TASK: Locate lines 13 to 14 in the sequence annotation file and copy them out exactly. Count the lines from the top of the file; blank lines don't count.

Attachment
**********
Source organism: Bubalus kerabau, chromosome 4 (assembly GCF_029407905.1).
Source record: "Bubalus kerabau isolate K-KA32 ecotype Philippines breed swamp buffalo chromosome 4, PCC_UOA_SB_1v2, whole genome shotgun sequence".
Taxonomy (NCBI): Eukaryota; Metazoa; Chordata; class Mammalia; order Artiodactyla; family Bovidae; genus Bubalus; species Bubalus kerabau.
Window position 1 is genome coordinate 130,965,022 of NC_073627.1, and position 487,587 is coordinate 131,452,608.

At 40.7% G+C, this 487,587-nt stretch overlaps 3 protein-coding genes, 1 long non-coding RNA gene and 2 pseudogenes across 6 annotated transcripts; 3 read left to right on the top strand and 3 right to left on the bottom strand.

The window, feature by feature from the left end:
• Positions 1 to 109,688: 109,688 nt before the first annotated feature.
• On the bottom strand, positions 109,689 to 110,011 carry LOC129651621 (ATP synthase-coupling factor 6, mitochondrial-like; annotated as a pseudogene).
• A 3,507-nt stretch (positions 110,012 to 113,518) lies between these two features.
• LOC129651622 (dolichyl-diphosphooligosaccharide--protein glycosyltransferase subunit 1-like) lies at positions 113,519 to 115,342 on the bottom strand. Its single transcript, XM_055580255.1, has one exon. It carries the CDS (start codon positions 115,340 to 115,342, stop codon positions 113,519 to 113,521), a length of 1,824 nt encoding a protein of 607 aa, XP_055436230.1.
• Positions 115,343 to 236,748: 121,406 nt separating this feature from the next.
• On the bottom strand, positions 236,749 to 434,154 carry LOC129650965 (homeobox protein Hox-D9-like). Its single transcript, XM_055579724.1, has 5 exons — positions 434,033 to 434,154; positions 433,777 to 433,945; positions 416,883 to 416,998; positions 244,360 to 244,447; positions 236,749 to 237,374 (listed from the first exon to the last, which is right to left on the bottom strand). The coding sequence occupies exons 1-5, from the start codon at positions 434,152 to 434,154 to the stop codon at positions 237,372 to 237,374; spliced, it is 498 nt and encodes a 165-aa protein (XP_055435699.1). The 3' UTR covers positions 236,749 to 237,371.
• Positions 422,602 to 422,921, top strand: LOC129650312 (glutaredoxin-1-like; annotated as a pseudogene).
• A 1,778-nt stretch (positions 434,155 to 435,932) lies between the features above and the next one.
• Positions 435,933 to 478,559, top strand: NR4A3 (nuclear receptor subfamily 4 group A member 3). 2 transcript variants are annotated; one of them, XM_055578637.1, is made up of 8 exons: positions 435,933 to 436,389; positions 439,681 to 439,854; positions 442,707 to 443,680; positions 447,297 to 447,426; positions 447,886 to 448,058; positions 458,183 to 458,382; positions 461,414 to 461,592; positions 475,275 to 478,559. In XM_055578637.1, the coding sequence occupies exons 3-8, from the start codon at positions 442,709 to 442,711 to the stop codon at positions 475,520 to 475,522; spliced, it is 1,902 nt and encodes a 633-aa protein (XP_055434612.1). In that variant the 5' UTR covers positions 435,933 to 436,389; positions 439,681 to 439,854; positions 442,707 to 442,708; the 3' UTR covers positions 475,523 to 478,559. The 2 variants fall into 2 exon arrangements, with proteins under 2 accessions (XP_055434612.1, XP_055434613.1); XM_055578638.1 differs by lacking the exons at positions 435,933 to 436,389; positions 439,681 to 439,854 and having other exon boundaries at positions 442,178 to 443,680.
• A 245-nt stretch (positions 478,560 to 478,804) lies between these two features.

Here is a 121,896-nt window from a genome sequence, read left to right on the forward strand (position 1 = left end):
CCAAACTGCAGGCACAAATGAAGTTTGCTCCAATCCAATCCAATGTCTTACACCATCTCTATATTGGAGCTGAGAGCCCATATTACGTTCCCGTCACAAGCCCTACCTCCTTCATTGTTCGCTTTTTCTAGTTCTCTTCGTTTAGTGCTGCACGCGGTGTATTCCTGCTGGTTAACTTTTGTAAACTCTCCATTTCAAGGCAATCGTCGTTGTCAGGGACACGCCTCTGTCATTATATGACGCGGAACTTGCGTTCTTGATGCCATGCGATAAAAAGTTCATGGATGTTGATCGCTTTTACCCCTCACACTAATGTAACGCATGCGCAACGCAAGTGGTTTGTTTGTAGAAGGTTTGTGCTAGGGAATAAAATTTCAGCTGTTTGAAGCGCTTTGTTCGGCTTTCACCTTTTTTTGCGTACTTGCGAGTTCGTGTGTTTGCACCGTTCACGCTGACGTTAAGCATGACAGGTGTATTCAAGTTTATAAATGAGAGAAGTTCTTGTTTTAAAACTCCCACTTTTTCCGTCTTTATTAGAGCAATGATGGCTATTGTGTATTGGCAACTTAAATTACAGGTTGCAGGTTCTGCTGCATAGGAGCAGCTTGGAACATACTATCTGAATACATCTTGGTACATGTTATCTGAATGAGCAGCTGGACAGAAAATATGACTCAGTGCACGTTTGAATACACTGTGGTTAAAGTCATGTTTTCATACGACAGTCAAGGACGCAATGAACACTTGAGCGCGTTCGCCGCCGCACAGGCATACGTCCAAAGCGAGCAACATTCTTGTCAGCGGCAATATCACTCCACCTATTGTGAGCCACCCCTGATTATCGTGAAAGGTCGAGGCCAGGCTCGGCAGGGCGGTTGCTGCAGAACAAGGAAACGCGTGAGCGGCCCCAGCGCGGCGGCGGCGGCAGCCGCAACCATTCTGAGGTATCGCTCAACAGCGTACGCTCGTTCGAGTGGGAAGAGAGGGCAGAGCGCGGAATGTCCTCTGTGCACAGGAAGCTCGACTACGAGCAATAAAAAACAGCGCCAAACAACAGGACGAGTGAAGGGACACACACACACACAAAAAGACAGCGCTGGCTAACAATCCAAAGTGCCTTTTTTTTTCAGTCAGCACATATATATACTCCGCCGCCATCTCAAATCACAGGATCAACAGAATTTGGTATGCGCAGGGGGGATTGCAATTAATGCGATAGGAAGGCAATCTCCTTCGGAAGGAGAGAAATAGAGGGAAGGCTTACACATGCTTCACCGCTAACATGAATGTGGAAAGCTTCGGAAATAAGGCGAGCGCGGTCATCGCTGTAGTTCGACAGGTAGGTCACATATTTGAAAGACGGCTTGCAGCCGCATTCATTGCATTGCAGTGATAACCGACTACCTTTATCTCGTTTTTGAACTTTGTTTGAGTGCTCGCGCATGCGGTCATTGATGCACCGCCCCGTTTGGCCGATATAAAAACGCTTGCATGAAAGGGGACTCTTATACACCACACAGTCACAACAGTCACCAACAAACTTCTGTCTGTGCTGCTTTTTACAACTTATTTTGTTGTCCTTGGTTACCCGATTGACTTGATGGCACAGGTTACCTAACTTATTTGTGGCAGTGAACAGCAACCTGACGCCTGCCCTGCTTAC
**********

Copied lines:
• Positions 422,602 to 422,921, top strand: LOC129650312 (glutaredoxin-1-like; annotated as a pseudogene).
• A 1,778-nt stretch (positions 434,155 to 435,932) lies between the features above and the next one.